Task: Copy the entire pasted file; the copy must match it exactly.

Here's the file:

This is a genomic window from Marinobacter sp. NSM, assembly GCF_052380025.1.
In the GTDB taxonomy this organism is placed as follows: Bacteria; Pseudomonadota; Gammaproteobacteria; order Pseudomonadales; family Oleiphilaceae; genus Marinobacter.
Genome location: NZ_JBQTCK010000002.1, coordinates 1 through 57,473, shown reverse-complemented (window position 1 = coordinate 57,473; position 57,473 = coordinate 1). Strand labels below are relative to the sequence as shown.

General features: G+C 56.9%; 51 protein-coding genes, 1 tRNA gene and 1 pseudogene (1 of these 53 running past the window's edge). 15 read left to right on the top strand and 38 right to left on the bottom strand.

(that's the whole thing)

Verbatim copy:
This is a genomic window from Marinobacter sp. NSM, assembly GCF_052380025.1.
In the GTDB taxonomy this organism is placed as follows: Bacteria; Pseudomonadota; Gammaproteobacteria; order Pseudomonadales; family Oleiphilaceae; genus Marinobacter.
Genome location: NZ_JBQTCK010000002.1, coordinates 1 through 57,473, shown reverse-complemented (window position 1 = coordinate 57,473; position 57,473 = coordinate 1). Strand labels below are relative to the sequence as shown.

General features: G+C 56.9%; 51 protein-coding genes, 1 tRNA gene and 1 pseudogene (1 of these 53 running past the window's edge). 15 read left to right on the top strand and 38 right to left on the bottom strand.